Paddlefish (Polyodon spathula)
|Also known as:||American paddlefish, duckbill cat, Mississippi paddlefish, spadefish, spoonbill cat|
|Size||Length: up to 221 cm (2)|
|Weight||up to 90.7 kg (2)|
Classified as Vulnerable (VU A3de) on the IUCN Red List 2004 (1) and listed on Appendix II of CITES (3).
The paddlefish has a highly distinctive appearance, so named for its peculiar, elongate, paddle-shaped snout, which may act as a sensory organ or help to channel plankton into the mouth (2) (4). The paddlefish’s genus name, Polydon, derives from a Greek word meaning ‘many tooth’, referring to their hundreds of gill rakers, specially adapted to their method of filter-feeding plankton (5). This large fish is grey to blue-black, paler underneath, lacks scales, and has a deeply forked, shark-like tail (5) (6). Males are generally larger than females (7).
Currently found in 22 U.S. states that are part of the Mississippi River basin (7), including the Missouri River into Montana, the Ohio River, and their major tributaries (2).
A freshwater fish (although capable of surviving in brackish water) that generally inhabits slow-flowing water of large rivers, usually at depths greater than 1.3 m (2) (7). Access to areas with sand or gravel bars is required during migratory breeding events (7).
The paddlefish is one of the few freshwater fish to feed by straining plankton from the water, which it does by sweeping through the water with its lower jaw dropped and the sides of the head inflated (4), allowing it to filter feed and ventilate its gills simultaneously (7). The large snout is covered with electroreceptors used to gather information about the surrounding environment, including locating prey (7).
The peak breeding season occurs in spring, during which large shoals of paddlefish migrate upstream and congregate in specific breeding areas to spawn. Spawning appears to require very specific environmental requirements and therefore generally only occurs every two to three years based on environmental stimuli (7). Single females can lay a huge number of eggs, from 300,000 to 600,000 (8), after which no parental care is invested and many will die (7). Males attain sexual maturity in around seven years, females in nine to ten (9). These relatively long-lived fish may live up to 55 years, although the average lifespan seems to be around 20 to 30 years (7).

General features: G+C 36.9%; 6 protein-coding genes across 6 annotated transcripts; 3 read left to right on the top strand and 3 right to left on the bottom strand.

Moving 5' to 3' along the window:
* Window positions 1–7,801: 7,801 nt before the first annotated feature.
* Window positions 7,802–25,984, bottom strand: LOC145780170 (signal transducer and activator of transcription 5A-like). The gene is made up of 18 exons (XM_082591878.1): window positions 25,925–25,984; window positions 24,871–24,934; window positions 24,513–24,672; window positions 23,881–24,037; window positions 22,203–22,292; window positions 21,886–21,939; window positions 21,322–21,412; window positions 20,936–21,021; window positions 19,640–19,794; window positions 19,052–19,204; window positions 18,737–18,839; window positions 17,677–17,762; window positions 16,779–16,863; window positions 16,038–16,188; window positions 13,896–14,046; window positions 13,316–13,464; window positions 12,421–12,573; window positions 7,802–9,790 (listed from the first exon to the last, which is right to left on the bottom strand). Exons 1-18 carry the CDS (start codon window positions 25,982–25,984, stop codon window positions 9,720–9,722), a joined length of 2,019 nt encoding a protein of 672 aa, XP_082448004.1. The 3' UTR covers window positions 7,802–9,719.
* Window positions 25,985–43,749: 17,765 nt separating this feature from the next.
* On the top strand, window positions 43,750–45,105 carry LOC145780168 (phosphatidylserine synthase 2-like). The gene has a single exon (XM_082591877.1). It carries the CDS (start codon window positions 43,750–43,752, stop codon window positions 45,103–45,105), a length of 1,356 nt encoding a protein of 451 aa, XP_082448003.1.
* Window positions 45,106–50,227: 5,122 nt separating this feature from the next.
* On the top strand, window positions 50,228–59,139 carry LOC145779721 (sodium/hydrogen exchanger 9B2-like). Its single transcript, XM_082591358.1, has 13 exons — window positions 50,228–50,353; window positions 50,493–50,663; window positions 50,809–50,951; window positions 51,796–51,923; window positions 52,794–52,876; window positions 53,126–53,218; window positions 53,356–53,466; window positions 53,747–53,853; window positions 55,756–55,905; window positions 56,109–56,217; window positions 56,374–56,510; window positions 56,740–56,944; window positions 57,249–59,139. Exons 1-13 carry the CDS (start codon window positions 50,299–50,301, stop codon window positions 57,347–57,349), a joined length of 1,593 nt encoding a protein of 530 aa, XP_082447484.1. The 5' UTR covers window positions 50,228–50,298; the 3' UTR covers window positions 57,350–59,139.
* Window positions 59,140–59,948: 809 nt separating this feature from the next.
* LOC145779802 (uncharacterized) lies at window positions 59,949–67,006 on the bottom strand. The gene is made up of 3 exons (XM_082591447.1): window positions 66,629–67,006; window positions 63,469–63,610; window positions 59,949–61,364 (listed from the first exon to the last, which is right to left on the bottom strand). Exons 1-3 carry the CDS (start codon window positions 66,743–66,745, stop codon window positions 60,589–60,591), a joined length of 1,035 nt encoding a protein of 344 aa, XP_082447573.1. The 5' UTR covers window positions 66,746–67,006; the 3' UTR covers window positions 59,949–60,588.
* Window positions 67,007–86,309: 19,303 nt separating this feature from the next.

The paddlefish has suffered heavily from legal and illegal harvesting in the past, due to its valuable meat and eggs, which are sold as caviar. However, the species is now threatened more by habitat destruction and river modification as a result of dams throughout the Mississippi River basin (7). Dams have helped eliminate traditional spawning sites, interrupt natural spawning migrations (9), and separate paddlefish populations, which limits gene flow and therefore genetic variability (7). Additionally, agricultural development along much of the Missouri, Ohio, and Mississippi rivers and their tributaries has increased soil erosion, and the fertiliser and pesticides used run off into these rivers. These problems are combined with severe industrial pollution and municipal waste in a number of areas across the fish’s range. Although much of the caviar and meat produced now comes from farmed paddlefish, commercial harvest was still permitted in six states as of 1997, and sport harvest in 14 states (9).
The historical decline of paddlefish has led to greater regulations on paddlefish harvesting (7). The Mississippi Interstate Cooperative Resource Association (MICRA) was set up in 1991 to address the fishery management issues in the Mississippi River Basin, with several states actively participating in the five year MICRA paddlefish project by stocking rivers with this species (1). Indeed, over a million hatchery-reared juveniles have been tagged and released since 1994, helping to bolster current numbers and to provide valuable data (9). The results of tag monitoring and harvesting reports indicate that the total population of paddlefish exceeds 10,000 individuals and can sustain current harvesting levels (1).
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- Electroreception: a biological ability to sense electrical impulses and fields through a series of electroreceptor sensory organs, often found in sharks, skates and rays.
- Gill rakers: a series of bony, comb-like projections located along the front edge of the gill arch.
IUCN Red List (May, 2012)